My father was from Mauritius, also called Sister Island. As the war raged in Europe, my father often went to Reunion to sell goods. He traveled by boat, carrying suitcases filled with rag bag and went up and down the paths of the highs to sell his goods. This was how he earned his livings. My mother came from a large family in the mountains. Many families left the city to shelter in the highs, fearing that the Germans could bomb the capital. My mother was the fifth child of a Christian family and she was twenty years when she first met my father. She was beautiful, with a clear complexion, long brown hair and pointed nose.
The first time my father saw her was on a Sunday morning as she came back from the church of the Délivrance in Saint-Denis. He was struck by her beauty, her nonchalant walk, her ease but he was not in love with her yet. My father was 22 years old at that time. Combed like Rhett Butler in Gone with the wind, a thin mustache above the lips, he was charming and exalted a charisma that left no woman insensible. But my mother was not attracted to him. She lived in a family with many children and all her time was taken by her brothers and sisters and the daily household chores. Her father worked in a furniture workshop at the Port. He left the house very early in the morning and came back late in the evening. Her mother was sick and could not manage to do the household chores alone. Sylvia, was my mother’s name. Her three elder sisters were already married and lived in other cities and villages of the island. His elder brother who had already graduated worked in a transport company in the west. He lived in a flat in La Possession, some kilometers from his workplace. A girl he met at the vocational school when he was a student lived with him. He paid visit to them once or twice in a month. Three brothers and two sisters aged between eight and seventeen were still dependent on their parents. The three brothers were boarders in a high school situated in Saint-Denis and the two sisters were students at the school in La Montagne. They left early in the morning and returned home at five in the afternoon. My mother picked them up at the end of the path, most of the time with an umbrella, as it often rained in that region.
The birth of a child has always been an important event in the history of a family. The birth of the first baby is expected with new sensations, strong emotions, huge expectations, and great joys. Only the woman, who carries him during nine long and sometimes painful months, knows about the difficult moments of pregnancy. On the other hand, she feels intense happiness in giving birth to a creature that brings light and happiness in a house and represents the symbol and proof of love between two persons. Their existences are welded and strengthened so that the father can share the same emotions and deep joys.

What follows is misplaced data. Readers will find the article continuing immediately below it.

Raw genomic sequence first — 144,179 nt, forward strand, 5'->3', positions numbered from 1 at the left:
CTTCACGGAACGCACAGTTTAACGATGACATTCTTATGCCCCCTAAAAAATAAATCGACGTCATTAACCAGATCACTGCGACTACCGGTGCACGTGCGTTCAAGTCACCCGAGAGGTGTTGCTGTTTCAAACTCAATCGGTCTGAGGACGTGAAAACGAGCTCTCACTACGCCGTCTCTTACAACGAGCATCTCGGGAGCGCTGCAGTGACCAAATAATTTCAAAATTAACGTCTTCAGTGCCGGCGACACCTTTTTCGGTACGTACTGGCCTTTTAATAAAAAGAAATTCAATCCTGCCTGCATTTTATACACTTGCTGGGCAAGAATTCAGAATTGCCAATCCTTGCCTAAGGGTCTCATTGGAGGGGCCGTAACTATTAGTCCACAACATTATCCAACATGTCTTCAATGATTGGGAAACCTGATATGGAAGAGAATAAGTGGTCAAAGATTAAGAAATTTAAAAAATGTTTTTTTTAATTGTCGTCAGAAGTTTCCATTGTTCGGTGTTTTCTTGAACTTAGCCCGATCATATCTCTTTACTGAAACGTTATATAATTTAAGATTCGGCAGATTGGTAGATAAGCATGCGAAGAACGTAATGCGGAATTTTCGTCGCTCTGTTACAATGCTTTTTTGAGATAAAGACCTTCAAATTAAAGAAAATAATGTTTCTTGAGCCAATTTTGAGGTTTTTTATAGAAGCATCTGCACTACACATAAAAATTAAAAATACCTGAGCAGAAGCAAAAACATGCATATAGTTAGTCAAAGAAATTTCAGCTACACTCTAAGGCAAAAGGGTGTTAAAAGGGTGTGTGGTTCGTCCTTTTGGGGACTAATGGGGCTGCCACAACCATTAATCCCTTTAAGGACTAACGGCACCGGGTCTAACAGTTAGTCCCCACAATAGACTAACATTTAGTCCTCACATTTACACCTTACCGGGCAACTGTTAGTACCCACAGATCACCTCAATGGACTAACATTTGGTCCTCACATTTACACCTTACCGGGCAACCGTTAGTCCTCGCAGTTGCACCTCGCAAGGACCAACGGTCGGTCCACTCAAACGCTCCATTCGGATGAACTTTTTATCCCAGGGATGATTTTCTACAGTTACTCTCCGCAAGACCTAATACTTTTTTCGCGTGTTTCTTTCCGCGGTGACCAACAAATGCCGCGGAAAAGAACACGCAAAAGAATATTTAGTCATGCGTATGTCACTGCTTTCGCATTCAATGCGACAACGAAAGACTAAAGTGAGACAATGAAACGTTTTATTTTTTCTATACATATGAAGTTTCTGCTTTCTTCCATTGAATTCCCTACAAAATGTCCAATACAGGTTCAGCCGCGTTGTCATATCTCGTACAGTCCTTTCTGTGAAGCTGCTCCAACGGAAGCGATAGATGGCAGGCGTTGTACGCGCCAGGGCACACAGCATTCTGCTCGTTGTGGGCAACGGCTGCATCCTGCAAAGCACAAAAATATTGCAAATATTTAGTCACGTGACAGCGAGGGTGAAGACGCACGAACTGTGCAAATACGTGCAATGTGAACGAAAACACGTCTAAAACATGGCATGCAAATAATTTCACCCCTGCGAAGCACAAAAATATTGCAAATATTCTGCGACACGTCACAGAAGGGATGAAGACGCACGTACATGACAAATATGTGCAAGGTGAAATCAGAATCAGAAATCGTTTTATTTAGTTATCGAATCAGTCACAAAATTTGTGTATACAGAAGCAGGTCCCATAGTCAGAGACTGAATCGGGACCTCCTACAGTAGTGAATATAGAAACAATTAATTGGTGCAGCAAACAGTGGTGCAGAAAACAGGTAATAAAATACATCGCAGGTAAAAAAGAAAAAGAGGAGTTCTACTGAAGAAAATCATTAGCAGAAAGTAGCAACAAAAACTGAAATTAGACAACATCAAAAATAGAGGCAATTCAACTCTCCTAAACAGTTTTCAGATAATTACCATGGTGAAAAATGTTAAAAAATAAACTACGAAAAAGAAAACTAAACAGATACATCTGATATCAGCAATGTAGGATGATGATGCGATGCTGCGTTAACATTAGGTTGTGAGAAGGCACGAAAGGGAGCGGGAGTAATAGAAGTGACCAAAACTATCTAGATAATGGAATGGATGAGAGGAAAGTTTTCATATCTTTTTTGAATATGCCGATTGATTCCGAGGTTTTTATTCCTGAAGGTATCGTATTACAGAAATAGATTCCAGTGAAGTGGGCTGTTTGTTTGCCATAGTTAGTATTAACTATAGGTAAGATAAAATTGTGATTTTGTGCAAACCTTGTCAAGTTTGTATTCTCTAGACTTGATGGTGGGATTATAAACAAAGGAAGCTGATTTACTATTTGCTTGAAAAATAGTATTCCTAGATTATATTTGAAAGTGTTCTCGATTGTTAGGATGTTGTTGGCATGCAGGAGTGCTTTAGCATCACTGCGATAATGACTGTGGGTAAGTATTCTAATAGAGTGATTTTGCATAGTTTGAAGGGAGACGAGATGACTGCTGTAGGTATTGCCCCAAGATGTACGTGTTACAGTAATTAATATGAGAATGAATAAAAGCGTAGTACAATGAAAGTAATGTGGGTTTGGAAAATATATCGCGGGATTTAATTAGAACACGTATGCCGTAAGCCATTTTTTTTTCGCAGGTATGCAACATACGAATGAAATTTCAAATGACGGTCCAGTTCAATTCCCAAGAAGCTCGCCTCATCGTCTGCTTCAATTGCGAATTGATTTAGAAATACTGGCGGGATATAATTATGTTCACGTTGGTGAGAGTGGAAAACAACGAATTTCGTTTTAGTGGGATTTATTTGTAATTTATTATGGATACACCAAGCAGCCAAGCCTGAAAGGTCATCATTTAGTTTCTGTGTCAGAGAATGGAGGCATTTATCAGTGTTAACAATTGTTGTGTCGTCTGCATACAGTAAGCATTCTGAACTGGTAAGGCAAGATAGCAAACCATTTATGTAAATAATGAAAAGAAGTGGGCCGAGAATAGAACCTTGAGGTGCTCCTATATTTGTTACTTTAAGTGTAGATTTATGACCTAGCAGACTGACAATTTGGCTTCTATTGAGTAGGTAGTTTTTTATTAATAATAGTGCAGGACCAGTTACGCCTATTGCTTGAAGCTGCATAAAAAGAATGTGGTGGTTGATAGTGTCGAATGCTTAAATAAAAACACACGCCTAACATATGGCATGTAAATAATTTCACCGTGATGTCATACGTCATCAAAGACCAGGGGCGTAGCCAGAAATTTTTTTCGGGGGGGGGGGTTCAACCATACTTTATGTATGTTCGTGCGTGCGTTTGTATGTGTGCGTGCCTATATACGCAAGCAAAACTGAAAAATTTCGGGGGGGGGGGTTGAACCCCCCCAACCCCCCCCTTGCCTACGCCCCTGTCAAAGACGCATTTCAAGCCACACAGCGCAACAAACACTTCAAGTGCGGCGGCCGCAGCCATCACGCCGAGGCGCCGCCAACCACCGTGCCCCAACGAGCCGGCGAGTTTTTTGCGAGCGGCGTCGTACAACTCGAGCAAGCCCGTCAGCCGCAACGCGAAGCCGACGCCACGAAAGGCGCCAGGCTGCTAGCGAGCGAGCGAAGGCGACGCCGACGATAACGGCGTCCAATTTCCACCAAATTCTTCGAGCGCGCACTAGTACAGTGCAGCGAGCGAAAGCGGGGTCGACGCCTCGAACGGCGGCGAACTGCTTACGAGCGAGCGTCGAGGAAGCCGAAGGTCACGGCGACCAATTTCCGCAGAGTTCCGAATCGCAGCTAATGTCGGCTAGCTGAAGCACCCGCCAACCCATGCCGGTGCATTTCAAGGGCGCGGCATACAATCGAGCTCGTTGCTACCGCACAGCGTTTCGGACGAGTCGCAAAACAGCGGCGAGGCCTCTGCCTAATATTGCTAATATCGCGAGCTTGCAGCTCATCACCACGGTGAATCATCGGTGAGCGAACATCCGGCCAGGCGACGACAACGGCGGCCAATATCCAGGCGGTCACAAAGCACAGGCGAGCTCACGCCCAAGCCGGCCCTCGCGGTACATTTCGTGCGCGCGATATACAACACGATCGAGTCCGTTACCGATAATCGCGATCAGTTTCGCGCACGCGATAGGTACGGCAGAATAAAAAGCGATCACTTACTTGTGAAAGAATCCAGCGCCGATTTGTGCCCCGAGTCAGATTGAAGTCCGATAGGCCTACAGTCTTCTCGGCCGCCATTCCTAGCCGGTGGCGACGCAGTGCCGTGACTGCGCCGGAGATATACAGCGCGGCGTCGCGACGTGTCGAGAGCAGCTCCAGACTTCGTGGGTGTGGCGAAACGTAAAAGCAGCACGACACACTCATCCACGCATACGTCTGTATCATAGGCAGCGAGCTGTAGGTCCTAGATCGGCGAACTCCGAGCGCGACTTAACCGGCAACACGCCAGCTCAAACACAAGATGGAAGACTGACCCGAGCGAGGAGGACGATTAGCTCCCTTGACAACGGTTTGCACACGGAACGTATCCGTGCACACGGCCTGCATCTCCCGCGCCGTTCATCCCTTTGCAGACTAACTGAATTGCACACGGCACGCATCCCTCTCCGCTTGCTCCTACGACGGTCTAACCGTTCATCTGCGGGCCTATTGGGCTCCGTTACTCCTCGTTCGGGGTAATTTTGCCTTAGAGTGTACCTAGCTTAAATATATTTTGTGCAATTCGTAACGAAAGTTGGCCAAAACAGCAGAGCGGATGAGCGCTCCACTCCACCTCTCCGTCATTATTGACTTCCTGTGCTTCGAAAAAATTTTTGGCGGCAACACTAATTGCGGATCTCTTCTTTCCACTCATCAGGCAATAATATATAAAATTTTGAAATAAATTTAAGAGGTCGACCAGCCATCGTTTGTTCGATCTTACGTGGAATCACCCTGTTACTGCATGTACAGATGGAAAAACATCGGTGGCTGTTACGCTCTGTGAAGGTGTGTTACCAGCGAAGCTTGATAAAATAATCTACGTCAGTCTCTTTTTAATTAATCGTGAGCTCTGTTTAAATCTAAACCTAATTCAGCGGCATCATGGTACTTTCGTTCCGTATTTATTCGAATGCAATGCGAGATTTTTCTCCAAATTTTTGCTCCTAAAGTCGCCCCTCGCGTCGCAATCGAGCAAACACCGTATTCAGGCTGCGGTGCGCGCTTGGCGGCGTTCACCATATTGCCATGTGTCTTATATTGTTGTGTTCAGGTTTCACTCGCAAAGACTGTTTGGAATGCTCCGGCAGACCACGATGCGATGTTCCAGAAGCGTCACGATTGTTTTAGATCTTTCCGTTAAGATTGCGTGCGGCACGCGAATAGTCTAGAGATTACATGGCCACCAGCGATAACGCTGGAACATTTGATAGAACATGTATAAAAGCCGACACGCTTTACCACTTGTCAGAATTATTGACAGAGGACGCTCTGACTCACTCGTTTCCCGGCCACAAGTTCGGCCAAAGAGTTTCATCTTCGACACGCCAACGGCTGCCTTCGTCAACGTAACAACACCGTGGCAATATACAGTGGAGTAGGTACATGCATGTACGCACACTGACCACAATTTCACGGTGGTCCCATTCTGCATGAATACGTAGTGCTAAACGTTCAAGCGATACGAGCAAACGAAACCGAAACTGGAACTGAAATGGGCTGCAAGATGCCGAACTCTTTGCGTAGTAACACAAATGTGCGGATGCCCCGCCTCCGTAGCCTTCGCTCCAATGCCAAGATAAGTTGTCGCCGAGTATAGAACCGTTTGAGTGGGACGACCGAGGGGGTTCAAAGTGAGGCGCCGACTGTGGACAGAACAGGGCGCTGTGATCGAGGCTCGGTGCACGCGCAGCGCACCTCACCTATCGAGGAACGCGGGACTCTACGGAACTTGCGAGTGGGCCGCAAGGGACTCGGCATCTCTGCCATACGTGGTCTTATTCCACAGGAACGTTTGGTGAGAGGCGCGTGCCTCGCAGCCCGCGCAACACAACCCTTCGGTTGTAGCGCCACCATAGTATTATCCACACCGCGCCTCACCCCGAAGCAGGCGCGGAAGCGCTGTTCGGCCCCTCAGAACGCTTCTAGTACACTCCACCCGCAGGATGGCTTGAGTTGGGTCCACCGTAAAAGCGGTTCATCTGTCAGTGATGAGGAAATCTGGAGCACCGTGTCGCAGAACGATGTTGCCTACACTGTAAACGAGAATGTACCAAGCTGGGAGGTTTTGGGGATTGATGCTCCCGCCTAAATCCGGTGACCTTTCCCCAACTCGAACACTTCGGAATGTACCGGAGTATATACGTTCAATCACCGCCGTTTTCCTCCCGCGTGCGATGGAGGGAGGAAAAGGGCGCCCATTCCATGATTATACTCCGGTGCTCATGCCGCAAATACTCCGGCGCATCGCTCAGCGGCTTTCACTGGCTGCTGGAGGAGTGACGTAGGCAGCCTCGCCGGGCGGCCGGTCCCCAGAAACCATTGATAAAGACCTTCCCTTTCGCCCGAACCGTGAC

My birth coincided with the end of the Second World War. It was a difficult period for the population of Reunion Island, French Colony at that time. The shortage of goods had allowed dishonest merchants to take advantage of the situation. The island didn't succeed in pulling out of misery. People gathered early in the morning in front of the shops, with ration coupon in their hands, to buy a few kilos of cassava root, corn or bacon. Several unscrupulous persons were arrested, prosecuted and fined. The black market was a common way of selling. Times were tough and relentless. However, I felt comfortable there, tiny, stark naked, letting out a piercing scream as soon as the umbilical cord was cut and I was moved away from the maternal warmth. This could be interpreted as a distinctive sign of freedom. For Mom, it was a relief after nine long months of pregnancy. I was heavy, three and a half kilograms at least and delivery had lasted long. Several persons were present that day to assist Mom to give birth to me.
It was a Friday, just after the great prayer. My father came back as I was still in the arms of the person who made my first treatment. When I was put in the brand new cradle that was near the bed, my father came close to me and gave Azan in my right ear and ‘Ikamah’ in my left ear. Every Muslim child who was just born must hear the evidence of faith and the call to adore the creator. When I was born, I was particularly admired by the amusing face I had when weeping for my food. My mother didn’t feel well enough to satisfy my daily needs. She had to give me powdered milk that my father bought from the merchants he knew in town. He worked as a storekeeper in a company specialized in the importation of building materials that just opened its door in Saint-Denis.